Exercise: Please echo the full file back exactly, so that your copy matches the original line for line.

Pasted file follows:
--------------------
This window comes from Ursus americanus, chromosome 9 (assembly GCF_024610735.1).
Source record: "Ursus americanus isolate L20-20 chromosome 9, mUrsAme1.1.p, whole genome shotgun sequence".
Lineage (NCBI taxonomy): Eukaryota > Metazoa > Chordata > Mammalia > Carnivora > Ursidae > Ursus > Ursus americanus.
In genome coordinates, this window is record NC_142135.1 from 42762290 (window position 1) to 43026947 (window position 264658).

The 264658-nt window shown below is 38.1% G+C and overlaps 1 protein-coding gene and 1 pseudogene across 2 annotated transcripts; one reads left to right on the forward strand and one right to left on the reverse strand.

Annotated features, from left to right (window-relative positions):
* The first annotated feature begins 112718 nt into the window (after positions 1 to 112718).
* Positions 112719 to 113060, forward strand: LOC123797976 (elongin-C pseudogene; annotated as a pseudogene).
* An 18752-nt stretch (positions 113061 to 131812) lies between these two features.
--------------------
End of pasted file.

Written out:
This window comes from Ursus americanus, chromosome 9 (assembly GCF_024610735.1).
Source record: "Ursus americanus isolate L20-20 chromosome 9, mUrsAme1.1.p, whole genome shotgun sequence".
Lineage (NCBI taxonomy): Eukaryota > Metazoa > Chordata > Mammalia > Carnivora > Ursidae > Ursus > Ursus americanus.
In genome coordinates, this window is record NC_142135.1 from 42762290 (window position 1) to 43026947 (window position 264658).

The 264658-nt window shown below is 38.1% G+C and overlaps 1 protein-coding gene and 1 pseudogene across 2 annotated transcripts; one reads left to right on the forward strand and one right to left on the reverse strand.

Annotated features, from left to right (window-relative positions):
* The first annotated feature begins 112718 nt into the window (after positions 1 to 112718).
* Positions 112719 to 113060, forward strand: LOC123797976 (elongin-C pseudogene; annotated as a pseudogene).
* An 18752-nt stretch (positions 113061 to 131812) lies between these two features.